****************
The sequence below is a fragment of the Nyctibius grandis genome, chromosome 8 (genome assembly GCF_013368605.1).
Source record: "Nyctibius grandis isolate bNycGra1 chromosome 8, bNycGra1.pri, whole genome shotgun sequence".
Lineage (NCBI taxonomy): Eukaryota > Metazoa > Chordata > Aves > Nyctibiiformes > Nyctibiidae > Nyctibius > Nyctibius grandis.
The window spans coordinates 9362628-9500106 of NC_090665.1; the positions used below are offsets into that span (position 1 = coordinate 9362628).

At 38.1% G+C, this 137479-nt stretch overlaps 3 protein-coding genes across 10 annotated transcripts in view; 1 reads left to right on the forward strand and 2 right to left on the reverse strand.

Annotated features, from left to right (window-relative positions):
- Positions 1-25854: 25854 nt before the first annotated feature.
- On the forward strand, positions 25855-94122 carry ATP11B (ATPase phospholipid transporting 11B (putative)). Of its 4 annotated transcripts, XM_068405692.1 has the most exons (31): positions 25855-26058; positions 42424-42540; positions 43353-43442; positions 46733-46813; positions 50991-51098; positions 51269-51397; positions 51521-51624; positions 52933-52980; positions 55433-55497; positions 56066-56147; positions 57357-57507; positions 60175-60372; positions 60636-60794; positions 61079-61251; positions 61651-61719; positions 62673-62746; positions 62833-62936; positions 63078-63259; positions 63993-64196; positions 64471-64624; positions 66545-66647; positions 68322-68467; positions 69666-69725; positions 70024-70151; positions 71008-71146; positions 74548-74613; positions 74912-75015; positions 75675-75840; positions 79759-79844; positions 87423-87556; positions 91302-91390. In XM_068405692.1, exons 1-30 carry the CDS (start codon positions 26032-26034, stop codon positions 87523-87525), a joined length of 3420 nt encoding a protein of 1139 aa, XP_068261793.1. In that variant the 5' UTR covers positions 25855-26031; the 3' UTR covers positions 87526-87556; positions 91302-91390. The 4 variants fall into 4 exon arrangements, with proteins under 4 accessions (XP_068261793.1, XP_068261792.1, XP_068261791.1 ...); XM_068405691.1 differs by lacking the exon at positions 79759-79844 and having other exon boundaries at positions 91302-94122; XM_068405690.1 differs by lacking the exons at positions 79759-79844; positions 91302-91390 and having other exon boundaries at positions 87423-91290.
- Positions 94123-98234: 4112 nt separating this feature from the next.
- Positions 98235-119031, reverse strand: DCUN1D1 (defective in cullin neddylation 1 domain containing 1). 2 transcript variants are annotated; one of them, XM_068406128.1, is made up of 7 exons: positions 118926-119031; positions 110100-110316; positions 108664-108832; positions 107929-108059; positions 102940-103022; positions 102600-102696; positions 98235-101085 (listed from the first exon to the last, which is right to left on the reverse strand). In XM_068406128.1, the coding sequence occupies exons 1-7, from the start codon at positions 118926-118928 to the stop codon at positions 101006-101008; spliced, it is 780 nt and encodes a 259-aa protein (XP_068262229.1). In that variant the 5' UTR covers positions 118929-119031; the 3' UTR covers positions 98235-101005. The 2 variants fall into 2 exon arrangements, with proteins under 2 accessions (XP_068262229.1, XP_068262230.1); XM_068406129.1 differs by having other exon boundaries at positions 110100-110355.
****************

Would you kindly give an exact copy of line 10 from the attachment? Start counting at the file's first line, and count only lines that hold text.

- Positions 98235-119031, reverse strand: DCUN1D1 (defective in cullin neddylation 1 domain containing 1). 2 transcript variants are annotated; one of them, XM_068406128.1, is made up of 7 exons: positions 118926-119031; positions 110100-110316; positions 108664-108832; positions 107929-108059; positions 102940-103022; positions 102600-102696; positions 98235-101085 (listed from the first exon to the last, which is right to left on the reverse strand). In XM_068406128.1, the coding sequence occupies exons 1-7, from the start codon at positions 118926-118928 to the stop codon at positions 101006-101008; spliced, it is 780 nt and encodes a 259-aa protein (XP_068262229.1). In that variant the 5' UTR covers positions 118929-119031; the 3' UTR covers positions 98235-101005. The 2 variants fall into 2 exon arrangements, with proteins under 2 accessions (XP_068262229.1, XP_068262230.1); XM_068406129.1 differs by having other exon boundaries at positions 110100-110355.